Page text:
What we do know is that the quad-core Ivy Bridge die is 160mm2 and has 1.4B transistors. We did some quick and dirty estimates based on the removal of half the L3 cache and two CPU cores, and it looks like a dual-core IVB die should be in the neighborhood of 120mm2, but that's just an estimate. There are also rumors circulating that Intel might be harvesting quad-core die for dual-core use as well; that's certainly possible, though it seems unlikely the ULV parts would be harvested chips. Unfortunately, we don't have much else to say on the CPU die beyond that. We'll update with any additional details if we receive them, but now let's see what Intel has planned with their Ultrabook update.

Update: We cracked open the Zenbook Prime UX21A and measured its Core i7-3517U dual-core/GT2 Ivy Bridge CPU.

Meet the Second Generation Ultrabook
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  • ananduser - Thursday, May 31, 2012 - link

    I'm going to chicken out, out of this one :) Reply
  • Hector2 - Thursday, May 31, 2012 - link

    Jarred is spot on. There's a mobility review on another tech website that shows how badly Llano's performance dives when fitting it into the lower TDP platform as compared to IVB. Reply
  • ssiu - Thursday, May 31, 2012 - link

    So what is the holdup in getting 17W mobility Trinity review? Didn't AMD announce the 17W part at the same time as the 35W part? (Unlike Intel who announced the quad Ivy first, and 17W part was under NDA until now.) Reply
  • JarredWalton - Thursday, May 31, 2012 - link

    Getting hardware. No one is shipping the LV/ULV Trinity stuff yet, and AMD didn't send out a prototype with one or both of those chips. They may not be under NDA, but they're not available for purchase anywhere that I know of. Reply
  • R3MF - Thursday, May 31, 2012 - link

    "Given the 17W and 25W TDP on the A6-4455M and A10-4655M, they could easily fit in similar sized laptops (e.g. HP’s “Sleekbooks”). "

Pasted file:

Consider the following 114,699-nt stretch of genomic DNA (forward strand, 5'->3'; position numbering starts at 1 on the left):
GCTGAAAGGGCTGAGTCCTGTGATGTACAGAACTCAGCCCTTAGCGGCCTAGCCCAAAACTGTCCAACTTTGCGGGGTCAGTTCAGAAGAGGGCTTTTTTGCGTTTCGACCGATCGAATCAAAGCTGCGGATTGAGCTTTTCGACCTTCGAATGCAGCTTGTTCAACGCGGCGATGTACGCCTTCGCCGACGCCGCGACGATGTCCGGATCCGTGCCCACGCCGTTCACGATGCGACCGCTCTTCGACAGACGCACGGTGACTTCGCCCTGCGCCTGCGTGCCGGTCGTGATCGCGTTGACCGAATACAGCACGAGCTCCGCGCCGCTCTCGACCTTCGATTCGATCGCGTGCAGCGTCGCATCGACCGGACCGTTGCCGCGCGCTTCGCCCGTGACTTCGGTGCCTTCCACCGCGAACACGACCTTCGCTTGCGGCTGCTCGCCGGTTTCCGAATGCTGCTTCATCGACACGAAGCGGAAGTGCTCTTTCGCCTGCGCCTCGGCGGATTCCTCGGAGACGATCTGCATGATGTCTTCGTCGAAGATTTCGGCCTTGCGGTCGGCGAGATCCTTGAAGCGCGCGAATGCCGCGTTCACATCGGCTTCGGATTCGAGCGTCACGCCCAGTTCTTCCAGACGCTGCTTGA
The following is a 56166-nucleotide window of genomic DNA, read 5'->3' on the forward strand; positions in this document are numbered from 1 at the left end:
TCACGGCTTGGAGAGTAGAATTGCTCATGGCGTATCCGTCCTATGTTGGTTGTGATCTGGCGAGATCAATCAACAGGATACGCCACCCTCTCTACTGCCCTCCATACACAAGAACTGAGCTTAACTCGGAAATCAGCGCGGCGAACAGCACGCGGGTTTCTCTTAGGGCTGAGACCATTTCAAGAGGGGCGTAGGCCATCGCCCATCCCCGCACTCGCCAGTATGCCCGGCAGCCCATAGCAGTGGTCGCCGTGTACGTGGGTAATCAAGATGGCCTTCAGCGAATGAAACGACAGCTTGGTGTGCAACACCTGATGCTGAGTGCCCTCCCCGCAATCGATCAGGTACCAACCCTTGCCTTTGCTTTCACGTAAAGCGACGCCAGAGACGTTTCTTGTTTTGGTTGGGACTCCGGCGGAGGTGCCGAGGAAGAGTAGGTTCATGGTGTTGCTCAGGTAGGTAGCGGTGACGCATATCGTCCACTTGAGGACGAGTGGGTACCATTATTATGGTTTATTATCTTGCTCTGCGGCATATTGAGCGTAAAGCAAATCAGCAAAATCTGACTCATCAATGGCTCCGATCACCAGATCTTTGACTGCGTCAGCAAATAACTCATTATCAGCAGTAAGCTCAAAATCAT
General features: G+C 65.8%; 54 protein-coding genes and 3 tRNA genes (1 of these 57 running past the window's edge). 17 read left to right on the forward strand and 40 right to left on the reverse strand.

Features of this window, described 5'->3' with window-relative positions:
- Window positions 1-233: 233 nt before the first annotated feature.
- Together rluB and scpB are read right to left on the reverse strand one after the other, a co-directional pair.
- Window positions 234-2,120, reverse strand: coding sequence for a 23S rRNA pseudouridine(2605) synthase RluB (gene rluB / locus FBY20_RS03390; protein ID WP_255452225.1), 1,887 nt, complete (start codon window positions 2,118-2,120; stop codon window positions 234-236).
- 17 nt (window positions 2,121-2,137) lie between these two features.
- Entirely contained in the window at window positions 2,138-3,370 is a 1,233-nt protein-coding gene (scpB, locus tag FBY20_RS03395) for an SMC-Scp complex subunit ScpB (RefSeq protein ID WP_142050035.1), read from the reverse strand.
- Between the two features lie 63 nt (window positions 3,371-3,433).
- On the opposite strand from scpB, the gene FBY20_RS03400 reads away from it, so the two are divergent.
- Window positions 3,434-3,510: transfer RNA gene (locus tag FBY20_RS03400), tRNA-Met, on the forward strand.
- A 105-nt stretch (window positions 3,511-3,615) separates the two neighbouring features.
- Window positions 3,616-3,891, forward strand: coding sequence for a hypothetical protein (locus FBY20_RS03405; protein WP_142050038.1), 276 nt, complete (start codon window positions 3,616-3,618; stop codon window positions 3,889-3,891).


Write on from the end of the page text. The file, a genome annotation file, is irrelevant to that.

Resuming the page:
Unfortunately HP are being utter cretins and only offering Trinity in the 15.6" Sleekbook, and not the 14" version.

    WHY!
    Reply
  • Spunjji - Thursday, May 31, 2012 - link

    Because Intel, duh. :/ Reply
  • R3MF - Thursday, May 31, 2012 - link

    i'm not sure that logic applies.

    they allow the 15.6" Sleekbook to roll with an AMD APU.........................

    but why not the 14" Envy 4!
    Reply
  • kallogan - Thursday, May 31, 2012 - link

    So ULV gpu base clocks are half of regular core i7 HD 4000. Not surprising they are not performing very well.

    On the cpu side it's pretty awesome. I mean Max dual core turbo is 3,0 ghz for the highest ulv cpu. I guess it's possible to run on turbo forever if the cooling system allows it. Too bad it's only BGA.

    I don't know if there is 17 inches notebooks with ulv on board. Saw some 17 inch sitting at 10-15W while idling even with regular core i5. Would love a low power 17 inch.
    Reply
  • JarredWalton - Thursday, May 31, 2012 - link

    The HD 4000 ULV clocks are interesting. Base clocks are very low, but maximum clocks are quite high. WIth better cooling and configurable TDP (e.g. TDP Up or whatever it's called), it's possible there will be Ultrabooks that manage to get within 10% of the quad-core HD 4000 for graphics performance. However, Intel is only guaranteeing a rather low 350MHz iGPU clock, so in practice I bet average gaming clocks will be in the 700-900MHz range. Reply
  • IntelUser2000 - Thursday, May 31, 2012 - link

    If there's one thing Apple is clearly ahead is managing thermals. Macbook Air's graphics performance is pretty darn close to top performance. Reply